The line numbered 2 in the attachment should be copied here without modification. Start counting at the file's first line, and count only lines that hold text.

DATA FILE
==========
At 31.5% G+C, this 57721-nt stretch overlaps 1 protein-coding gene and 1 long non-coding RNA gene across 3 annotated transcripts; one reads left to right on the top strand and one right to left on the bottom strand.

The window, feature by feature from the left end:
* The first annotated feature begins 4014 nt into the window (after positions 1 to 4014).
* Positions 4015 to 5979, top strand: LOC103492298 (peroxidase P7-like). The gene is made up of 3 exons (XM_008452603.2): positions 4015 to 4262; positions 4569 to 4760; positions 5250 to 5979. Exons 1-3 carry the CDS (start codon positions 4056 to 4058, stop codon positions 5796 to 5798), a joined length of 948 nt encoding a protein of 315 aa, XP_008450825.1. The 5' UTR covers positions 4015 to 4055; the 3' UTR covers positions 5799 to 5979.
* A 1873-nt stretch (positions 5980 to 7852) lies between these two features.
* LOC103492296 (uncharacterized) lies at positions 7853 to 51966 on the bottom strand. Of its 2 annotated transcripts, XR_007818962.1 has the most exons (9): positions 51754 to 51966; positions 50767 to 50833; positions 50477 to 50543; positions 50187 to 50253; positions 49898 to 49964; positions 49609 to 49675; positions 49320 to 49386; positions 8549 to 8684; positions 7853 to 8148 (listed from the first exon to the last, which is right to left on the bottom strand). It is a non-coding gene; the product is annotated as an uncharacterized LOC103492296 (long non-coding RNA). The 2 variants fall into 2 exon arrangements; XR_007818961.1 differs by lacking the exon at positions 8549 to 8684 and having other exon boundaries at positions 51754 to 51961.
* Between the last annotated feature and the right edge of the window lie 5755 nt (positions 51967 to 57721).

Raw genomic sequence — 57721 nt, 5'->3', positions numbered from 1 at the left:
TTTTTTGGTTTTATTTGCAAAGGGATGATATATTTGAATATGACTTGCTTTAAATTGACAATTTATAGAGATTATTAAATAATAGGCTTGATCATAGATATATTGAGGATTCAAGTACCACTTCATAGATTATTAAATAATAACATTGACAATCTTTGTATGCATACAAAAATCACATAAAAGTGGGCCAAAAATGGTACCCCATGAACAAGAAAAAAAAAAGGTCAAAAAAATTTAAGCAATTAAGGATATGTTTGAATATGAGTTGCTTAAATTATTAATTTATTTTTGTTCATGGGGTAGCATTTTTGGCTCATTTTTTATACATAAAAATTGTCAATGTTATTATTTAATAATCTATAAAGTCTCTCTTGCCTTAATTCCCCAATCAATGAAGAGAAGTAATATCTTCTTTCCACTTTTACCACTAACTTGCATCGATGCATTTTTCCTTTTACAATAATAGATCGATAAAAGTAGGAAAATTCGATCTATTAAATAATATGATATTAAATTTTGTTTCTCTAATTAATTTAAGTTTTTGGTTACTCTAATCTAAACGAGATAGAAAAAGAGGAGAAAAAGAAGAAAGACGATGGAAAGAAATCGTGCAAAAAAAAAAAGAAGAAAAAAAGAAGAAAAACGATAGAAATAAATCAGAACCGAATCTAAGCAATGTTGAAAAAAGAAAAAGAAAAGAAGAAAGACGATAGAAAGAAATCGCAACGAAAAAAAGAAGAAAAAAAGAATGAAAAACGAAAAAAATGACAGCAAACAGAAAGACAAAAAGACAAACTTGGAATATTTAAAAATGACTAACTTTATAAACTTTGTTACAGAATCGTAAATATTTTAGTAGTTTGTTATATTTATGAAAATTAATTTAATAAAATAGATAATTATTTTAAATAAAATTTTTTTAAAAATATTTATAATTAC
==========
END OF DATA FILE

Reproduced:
The window, feature by feature from the left end: